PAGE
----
The thrust, according to PAJ president Roman F. Floresca, was to help journalists craft better and more science-based stories about the issues of climate change.The global climate change, described by the National Aeronautics and Space Administration as the accelerated warming up of the Earth, has generated low media reportage, according to an online report of one of the workshop organizers, the Philippine-based International Rice Research Institute.
The IRR report said numerous scientists and experts around the world have expressed their concern at media discussions on climate change that “lack accurate information or are too technical for the public.”

“We aim to laymanize climate change processes and terminologies and enable journalists in the Bicol region to write, publish and broadcast better and more stories (about the matter),” said Floresca, also the business editor of Philippine Star.The discussants underscored the impact of climate change on agriculture and food security and the critical role of journalists in enriching public understanding on the matter.International Rice Research Institute (IRRI) communication head Tony Lambino recommended writing stories that depict the “positive, hopeful and reformist” side to the climate change because they ”can more likely lead to progress.”

Two of Lambino’s examples were rice varieties ready for climate change conditions such as drought, rising sea level, heavy floods and intense heat; and success stories of farmers who were able to propagate and gain increased yield through “climate smart farming strategies.”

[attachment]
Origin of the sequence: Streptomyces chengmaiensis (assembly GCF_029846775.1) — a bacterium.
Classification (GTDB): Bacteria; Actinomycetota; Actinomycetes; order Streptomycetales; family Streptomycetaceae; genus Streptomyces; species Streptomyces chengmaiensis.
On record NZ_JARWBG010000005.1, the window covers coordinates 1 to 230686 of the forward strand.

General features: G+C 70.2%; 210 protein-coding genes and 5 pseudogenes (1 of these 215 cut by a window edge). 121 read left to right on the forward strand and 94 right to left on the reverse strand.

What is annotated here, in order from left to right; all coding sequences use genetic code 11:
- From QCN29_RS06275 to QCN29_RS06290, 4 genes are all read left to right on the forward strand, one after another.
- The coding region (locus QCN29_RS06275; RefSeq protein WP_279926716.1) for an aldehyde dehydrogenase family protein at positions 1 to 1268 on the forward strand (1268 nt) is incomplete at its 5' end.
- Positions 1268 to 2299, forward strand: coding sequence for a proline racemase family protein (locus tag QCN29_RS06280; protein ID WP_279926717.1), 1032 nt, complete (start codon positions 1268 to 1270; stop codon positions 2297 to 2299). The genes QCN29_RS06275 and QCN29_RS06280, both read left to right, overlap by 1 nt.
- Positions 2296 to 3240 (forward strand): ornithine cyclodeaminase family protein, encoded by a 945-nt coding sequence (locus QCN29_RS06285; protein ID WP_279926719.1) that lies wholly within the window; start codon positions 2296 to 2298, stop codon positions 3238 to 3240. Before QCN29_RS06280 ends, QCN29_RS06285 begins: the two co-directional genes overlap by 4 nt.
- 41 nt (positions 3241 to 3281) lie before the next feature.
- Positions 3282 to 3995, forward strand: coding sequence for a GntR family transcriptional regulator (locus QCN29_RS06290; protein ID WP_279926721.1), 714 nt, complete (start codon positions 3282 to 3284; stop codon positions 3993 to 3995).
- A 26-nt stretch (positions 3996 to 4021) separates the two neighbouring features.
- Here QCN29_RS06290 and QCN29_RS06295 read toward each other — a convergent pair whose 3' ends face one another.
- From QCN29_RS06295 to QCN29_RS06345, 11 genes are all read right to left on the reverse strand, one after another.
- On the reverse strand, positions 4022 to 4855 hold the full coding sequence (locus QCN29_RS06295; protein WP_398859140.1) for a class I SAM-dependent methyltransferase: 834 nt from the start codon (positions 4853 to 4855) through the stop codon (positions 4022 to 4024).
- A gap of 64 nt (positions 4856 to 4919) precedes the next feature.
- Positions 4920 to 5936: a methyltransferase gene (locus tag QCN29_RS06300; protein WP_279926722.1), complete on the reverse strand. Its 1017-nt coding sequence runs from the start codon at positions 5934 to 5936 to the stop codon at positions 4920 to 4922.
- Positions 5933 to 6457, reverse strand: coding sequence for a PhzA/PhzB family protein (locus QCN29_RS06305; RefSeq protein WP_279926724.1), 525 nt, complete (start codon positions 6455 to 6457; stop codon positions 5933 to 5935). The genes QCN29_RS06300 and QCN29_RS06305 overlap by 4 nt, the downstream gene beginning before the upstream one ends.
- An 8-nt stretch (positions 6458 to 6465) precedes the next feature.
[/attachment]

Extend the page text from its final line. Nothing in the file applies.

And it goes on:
“Positive and hopeful news make readers think that they can do something,” he said. “(This thinking) can prompt them to be inspired and take action.”Philippine Network of Environmental Journalists (PNEJ) president Imelda Abaño tackled the state of climate change reportage.She expressed concern at the low media reportage on science, the communication gap between scientists and journalists, and the lack of resources of the media to report science.For journalists who struggle to report climate, her advice was to understand the science of climate change, go beyond press releases, get the right news sources and report more on the human factor of climate change.“We need more stories on gender dimension taking into account its impact on men and women, indigenous peoples, the plight of our farmers, following the money such as the people’s survival fund and champions of CCA and DRR,” she said.

By CCA and DRR, she meant climate change adaptation and disaster risk reduction.At the workshop, the participants tried to prove their enhanced skills in climate change news reporting by crafting articles regarding the higlights of the event.Some of the participants even shared their personal insights and observations and offered measures to implement climate-related initiatives, programs and advocacies.  The event was supported by Department of Agriculture, Metro Pacific Investments Corp., Smart Communications, Philex Mining Corp., CGIAR Research Program on Climate Change, Agriculture and Food Security in Southeast Asia, World Agroforestry Center and IRRI. (EAD/SAA/PIA5/Albay)